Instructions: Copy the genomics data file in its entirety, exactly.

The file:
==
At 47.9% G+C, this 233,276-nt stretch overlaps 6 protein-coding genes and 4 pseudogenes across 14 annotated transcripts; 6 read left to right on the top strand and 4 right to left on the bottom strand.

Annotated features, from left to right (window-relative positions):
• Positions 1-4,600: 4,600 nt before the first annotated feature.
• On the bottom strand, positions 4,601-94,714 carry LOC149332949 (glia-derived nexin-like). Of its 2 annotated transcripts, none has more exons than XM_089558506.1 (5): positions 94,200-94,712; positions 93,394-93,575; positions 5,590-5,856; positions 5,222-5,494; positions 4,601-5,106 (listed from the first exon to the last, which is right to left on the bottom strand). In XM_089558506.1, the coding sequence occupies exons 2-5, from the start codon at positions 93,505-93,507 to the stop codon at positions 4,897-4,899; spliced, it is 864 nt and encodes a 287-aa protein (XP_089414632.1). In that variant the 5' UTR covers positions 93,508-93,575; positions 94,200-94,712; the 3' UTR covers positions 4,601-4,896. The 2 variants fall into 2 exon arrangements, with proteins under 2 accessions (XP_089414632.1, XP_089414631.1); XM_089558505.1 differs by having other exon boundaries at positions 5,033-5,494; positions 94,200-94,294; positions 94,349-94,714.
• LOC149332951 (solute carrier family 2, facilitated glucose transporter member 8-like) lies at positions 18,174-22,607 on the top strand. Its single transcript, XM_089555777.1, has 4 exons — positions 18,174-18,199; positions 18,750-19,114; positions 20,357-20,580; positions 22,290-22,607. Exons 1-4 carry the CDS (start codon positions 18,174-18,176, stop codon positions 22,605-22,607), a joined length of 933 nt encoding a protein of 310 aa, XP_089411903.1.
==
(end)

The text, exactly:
At 47.9% G+C, this 233,276-nt stretch overlaps 6 protein-coding genes and 4 pseudogenes across 14 annotated transcripts; 6 read left to right on the top strand and 4 right to left on the bottom strand.

Annotated features, from left to right (window-relative positions):
• Positions 1-4,600: 4,600 nt before the first annotated feature.
• On the bottom strand, positions 4,601-94,714 carry LOC149332949 (glia-derived nexin-like). Of its 2 annotated transcripts, none has more exons than XM_089558506.1 (5): positions 94,200-94,712; positions 93,394-93,575; positions 5,590-5,856; positions 5,222-5,494; positions 4,601-5,106 (listed from the first exon to the last, which is right to left on the bottom strand). In XM_089558506.1, the coding sequence occupies exons 2-5, from the start codon at positions 93,505-93,507 to the stop codon at positions 4,897-4,899; spliced, it is 864 nt and encodes a 287-aa protein (XP_089414632.1). In that variant the 5' UTR covers positions 93,508-93,575; positions 94,200-94,712; the 3' UTR covers positions 4,601-4,896. The 2 variants fall into 2 exon arrangements, with proteins under 2 accessions (XP_089414632.1, XP_089414631.1); XM_089558505.1 differs by having other exon boundaries at positions 5,033-5,494; positions 94,200-94,294; positions 94,349-94,714.
• LOC149332951 (solute carrier family 2, facilitated glucose transporter member 8-like) lies at positions 18,174-22,607 on the top strand. Its single transcript, XM_089555777.1, has 4 exons — positions 18,174-18,199; positions 18,750-19,114; positions 20,357-20,580; positions 22,290-22,607. Exons 1-4 carry the CDS (start codon positions 18,174-18,176, stop codon positions 22,605-22,607), a joined length of 933 nt encoding a protein of 310 aa, XP_089411903.1.